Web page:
Community groups are planning to protest the 4.3 per cent Hydro-Québec rate hike that went into effect this morning.
The increase comes as more and more Quebecers are having problems paying for their electricity as it is, with $522 million in Hydro bills past 30 days overdue in 2013.
Ghazala Munawar is the manager at the South Asian Women's Community Centre, where she says many of the more than 2000 clients are on a fixed income.
Munawar worries this latest rate hike will make it harder for her clients to pay their bills.
"We call Hydro to ask them if they can make equalized payments. Still it is difficult," said Munawar.
Marc-Olivier Moisan-Plante is an energy analyst at Union Consommateur, and has been tracking the unpaid bills since the 2008 recession.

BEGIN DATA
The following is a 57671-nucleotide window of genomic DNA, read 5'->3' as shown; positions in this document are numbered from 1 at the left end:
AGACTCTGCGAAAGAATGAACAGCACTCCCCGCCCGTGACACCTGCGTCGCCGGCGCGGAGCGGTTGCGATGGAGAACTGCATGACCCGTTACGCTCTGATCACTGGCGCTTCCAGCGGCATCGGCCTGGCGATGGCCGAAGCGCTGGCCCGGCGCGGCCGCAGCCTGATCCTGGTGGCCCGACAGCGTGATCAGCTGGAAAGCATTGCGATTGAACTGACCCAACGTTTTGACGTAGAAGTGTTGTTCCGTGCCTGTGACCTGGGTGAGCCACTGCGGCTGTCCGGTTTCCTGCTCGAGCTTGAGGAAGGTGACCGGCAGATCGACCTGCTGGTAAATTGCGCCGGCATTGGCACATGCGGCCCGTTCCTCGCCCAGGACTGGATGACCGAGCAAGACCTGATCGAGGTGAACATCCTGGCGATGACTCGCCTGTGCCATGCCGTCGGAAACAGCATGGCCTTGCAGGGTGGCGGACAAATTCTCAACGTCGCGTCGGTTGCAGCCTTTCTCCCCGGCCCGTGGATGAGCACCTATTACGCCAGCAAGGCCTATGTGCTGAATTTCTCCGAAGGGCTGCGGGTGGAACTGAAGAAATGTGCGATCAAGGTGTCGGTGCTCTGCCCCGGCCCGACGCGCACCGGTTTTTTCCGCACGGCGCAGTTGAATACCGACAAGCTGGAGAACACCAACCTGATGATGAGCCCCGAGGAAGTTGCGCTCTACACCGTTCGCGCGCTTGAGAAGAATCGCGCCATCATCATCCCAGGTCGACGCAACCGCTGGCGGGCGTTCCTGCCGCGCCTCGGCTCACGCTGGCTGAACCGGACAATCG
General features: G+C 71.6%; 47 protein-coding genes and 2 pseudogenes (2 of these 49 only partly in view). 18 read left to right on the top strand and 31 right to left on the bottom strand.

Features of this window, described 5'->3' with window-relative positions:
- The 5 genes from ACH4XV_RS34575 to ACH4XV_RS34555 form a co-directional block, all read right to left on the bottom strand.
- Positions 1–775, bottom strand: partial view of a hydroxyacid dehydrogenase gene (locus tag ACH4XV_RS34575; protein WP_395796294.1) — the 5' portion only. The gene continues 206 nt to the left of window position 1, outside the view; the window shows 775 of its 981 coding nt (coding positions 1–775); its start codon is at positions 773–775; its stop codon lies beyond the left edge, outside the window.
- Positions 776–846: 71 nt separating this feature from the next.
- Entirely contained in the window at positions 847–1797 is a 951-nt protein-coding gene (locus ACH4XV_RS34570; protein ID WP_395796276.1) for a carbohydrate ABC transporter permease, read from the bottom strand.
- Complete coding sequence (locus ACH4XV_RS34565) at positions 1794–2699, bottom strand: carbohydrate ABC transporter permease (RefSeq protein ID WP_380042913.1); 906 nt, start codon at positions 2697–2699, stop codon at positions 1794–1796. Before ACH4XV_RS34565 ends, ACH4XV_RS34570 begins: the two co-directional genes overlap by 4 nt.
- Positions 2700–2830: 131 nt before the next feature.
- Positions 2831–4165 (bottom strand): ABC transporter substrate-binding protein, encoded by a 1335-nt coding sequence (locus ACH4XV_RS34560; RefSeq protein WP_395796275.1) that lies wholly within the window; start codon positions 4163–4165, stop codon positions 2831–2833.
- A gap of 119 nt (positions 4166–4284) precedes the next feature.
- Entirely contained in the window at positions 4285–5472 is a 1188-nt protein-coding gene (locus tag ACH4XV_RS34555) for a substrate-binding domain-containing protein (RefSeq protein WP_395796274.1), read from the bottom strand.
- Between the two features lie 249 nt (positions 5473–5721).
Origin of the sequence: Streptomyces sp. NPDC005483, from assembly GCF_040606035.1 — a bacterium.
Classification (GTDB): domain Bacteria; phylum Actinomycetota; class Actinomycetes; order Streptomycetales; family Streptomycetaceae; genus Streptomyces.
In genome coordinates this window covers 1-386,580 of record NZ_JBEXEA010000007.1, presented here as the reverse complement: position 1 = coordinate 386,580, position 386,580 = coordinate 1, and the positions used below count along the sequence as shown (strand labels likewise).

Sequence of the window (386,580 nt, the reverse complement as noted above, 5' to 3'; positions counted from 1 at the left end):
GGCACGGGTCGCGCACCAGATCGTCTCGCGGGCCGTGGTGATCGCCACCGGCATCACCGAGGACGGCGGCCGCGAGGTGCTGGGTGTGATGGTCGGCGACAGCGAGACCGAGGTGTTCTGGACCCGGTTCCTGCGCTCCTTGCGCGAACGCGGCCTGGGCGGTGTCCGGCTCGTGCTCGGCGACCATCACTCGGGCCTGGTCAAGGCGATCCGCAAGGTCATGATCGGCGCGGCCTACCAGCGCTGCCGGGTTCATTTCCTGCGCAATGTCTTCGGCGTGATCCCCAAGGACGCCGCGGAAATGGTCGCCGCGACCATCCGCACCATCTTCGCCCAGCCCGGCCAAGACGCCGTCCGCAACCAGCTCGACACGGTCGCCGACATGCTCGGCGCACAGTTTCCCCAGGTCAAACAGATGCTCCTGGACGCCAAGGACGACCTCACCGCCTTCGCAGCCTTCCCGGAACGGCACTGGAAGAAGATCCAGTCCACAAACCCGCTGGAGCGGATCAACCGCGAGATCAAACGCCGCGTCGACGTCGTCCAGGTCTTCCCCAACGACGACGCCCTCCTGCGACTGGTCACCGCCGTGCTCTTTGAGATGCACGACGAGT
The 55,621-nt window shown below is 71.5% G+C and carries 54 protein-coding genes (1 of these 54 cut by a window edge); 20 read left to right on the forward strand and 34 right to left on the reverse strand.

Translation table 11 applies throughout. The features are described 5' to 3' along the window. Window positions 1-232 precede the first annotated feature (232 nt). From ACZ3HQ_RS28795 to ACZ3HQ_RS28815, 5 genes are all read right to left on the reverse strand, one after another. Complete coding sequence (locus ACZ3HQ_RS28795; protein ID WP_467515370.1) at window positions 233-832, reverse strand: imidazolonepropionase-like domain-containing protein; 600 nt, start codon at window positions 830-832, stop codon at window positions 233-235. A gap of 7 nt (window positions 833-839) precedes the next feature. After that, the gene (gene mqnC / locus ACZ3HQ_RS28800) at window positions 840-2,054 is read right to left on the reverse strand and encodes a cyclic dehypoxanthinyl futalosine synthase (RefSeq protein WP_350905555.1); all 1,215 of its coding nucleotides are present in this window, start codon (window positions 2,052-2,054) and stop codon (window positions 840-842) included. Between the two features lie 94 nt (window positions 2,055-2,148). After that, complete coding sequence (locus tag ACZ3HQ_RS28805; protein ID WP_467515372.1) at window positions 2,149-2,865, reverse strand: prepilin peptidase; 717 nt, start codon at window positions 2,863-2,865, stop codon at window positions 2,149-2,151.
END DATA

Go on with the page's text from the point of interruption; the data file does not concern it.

He says back then, the utility was owed less than half the amount it is owed now.
"We have a large amount of debt owed to Hydro-Québec. If there is another economic downturn, we are worried this will lead many families to bankruptcy," said Moisan-Plante.
Hydro-Quebec had requested a 5.8 per cent increase this year, but the energy board decided that was too high.
Last year, rates went up 2.4 per cent.
CAQ oppose hike
Coalition Avenir Québec leader, François Legault, says if elected, he would cancel the hike.
Legault says he would only allow increases indexed to inflation and says today's increase is too high for Quebec families to bear.
"We have to understand that most workers don't have an increase of 4.3 per cent, old people having pensions, they don't have an increase of 4.3 per cent. So it's not fair," said Legault.
Legault blames the rate hike on the province's investment in wind farms and that industry should be put on hold, because it's costing Quebecers too much money.
Community groups are set to protest against the rate hikes Thursday afternoon at Place Émilie-Gamelin.